But let's get realistic. How long can we continue? Those of us here today who were with the 99th when it first went to Belgium, with few exceptions, are now 80 or more years of age. Although we want to go on forever, it will perhaps be only in the history books or in the memory of our offspring or other friends who are much younger, that we have met in our years of traveling the road of life, both in our beloved country as well as throughout the world.

Although it may be tough to accept, we must prepare the way for the time when we are no longer around. So how do we do it?

First of all, let's take the necessary steps to repair the broken fences around us. We all know that families many times have differences of opinion which can easily lead to friction and hurt feelings that can cause a split between members of our family and friends.

Let's make sure that we are on good terms with all of our family members and friends as well as the different people we have met and kept in touch with over the years. Learn to forgive those who have hurt us in many little ways. Shake hands with them. Hug them. Tell them you love them.

Remember that the 10 Commandments are for each one of us. Our great country was built on those commandments. If you don't believe that then all you have to do is read the history of our country. Then you will see why it is really the greatest country in the world. If you have an opportunity, I suggest you take a tour of the Supreme Court building in Washington, D.C., and take note of the decor that includes many plaques on walls and doors throughout the building containing those 10 Commandments.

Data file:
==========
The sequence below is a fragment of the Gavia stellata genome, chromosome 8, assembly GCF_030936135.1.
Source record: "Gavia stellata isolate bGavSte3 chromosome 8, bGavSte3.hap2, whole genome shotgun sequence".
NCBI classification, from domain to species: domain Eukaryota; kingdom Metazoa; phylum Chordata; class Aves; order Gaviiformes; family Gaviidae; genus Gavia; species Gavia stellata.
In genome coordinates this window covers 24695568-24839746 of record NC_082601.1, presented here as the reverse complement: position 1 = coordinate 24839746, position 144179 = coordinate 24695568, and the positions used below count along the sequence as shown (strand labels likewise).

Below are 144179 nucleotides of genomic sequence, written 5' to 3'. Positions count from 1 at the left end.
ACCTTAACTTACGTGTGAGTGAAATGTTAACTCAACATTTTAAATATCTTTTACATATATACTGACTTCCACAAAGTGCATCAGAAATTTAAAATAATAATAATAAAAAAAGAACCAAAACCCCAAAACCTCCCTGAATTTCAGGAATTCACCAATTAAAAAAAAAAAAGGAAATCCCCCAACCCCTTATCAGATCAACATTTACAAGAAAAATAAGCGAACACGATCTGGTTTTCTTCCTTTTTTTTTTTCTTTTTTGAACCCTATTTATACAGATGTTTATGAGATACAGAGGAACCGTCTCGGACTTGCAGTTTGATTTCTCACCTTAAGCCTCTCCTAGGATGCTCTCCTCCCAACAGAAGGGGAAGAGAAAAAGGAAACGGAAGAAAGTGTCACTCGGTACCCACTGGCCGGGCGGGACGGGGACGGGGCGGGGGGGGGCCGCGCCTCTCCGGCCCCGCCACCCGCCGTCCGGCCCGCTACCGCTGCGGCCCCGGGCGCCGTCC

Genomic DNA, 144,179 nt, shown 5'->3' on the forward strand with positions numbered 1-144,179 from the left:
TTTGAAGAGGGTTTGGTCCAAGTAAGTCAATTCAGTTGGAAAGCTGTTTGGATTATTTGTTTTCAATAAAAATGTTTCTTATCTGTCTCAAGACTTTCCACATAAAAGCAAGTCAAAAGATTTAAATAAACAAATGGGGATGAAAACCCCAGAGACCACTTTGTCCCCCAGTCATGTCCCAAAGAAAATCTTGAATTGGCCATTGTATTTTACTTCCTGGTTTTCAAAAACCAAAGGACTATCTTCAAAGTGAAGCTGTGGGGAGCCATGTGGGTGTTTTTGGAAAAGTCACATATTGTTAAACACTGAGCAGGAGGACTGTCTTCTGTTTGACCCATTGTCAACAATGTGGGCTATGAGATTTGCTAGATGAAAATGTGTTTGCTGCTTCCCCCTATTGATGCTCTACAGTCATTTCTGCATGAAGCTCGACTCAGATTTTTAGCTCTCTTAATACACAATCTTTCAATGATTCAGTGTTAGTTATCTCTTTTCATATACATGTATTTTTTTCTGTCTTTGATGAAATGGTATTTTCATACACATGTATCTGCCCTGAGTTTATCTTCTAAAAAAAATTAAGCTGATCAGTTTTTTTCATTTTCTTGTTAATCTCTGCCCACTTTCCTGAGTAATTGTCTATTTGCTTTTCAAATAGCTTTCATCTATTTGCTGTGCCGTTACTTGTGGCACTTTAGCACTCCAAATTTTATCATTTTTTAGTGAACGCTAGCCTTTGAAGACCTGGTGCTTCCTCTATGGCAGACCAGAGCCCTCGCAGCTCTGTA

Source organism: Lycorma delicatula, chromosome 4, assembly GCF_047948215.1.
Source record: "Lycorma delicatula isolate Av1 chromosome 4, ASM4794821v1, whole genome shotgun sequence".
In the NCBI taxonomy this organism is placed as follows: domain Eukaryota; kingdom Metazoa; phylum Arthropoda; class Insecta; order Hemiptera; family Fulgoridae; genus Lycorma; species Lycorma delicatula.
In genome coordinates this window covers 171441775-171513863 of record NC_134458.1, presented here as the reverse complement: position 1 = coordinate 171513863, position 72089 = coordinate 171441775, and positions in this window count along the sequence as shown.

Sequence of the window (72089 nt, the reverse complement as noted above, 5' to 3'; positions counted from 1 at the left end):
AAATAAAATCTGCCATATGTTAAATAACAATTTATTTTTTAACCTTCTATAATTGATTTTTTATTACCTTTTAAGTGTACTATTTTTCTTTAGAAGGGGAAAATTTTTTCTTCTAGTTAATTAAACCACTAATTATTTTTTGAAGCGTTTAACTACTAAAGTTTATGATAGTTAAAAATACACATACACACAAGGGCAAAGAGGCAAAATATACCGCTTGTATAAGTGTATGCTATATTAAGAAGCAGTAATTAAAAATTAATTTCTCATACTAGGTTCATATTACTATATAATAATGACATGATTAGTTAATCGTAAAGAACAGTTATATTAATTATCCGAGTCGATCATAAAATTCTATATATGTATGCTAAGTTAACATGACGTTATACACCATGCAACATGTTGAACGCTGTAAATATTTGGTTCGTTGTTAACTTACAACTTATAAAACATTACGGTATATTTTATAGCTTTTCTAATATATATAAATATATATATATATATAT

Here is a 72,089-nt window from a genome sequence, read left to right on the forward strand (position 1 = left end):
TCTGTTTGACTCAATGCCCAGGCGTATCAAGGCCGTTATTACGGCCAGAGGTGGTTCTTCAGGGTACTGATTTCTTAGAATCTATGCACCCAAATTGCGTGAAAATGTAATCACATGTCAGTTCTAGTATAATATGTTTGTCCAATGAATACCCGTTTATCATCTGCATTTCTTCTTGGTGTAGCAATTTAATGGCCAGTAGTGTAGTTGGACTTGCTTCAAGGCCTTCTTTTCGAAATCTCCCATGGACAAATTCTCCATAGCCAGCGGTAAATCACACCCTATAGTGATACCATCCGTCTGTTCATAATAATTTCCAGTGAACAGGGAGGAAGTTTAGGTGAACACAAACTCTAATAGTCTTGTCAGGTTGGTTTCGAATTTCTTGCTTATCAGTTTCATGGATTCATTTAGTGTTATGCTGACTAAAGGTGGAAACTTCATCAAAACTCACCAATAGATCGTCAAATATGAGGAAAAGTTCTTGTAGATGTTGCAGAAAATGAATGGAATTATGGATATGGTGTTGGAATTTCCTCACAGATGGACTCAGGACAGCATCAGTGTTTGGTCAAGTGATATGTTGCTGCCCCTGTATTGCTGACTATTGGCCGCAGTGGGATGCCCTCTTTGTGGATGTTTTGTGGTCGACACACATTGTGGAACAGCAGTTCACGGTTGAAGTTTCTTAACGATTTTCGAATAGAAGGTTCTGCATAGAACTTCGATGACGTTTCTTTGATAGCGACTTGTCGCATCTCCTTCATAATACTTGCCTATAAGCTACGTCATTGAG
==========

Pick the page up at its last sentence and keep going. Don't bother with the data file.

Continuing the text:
Yes, it was up to us to pave the way for the future of our great country, not through the avenue of war, but through the life we lived, praying for strength and wisdom to deal with the challenges of things like 9/11 and Iraq, and let us not forget all those other challenges we have met and are meeting on almost a daily basis. Things like our own health and welfare; or the losing of a loved one. In the time left for us, recognize that a life of forgiveness and brotherly love is a thousand times better than any kind of violence or destruction.

In your daily walk of life, may God lead the way, and may you be on the pathway every step of the way.


Those to remember

Claude Abel B/394

Herbert B. Allen N/395

John Artley L/394

Philip J. Bandi I/394

Donald J. Gates 99th Recon

Eugene C. Black B/395

Albert Brainard B/393

Bill Bray L/394

Joseph Carusone C/372

Fred J. Connell C/393

George Connell QM/324

Thomas Cores I/395

Harry Crossey Med/394

James W. Dempster QM/395

Jack Dixon F/395

William Flannery D/394

Dale Fisher C/393

Murray Fox C/393

Robert G. Fowler 370 FA

Alphoonso Garcia QM/371

Calvin Beard G/393

L. Hinson Gunning B/371 FA

Robert "Skeeter" Guza C/372

John E. Hall C/370

Arthur Halldin S/395

Charles E. "Gene" Hill Q/924

Albert J. Humphrey G/394

Newton Ince C/324

Charles M. Jackson QM/Med

William Jackson C/324

Alvin E. Jones 2nd Bn/394

Kenneth Juhl L/393

Garland "Buddy" Ketron A/324

Virgil C. Kennedy 3/395

Charles F. King Q/099

James F. Klingenberger K/395

John R. Kochner L/395

William Kresal H/394

Harold Kurtz Unit Unknown

George Leap QM/372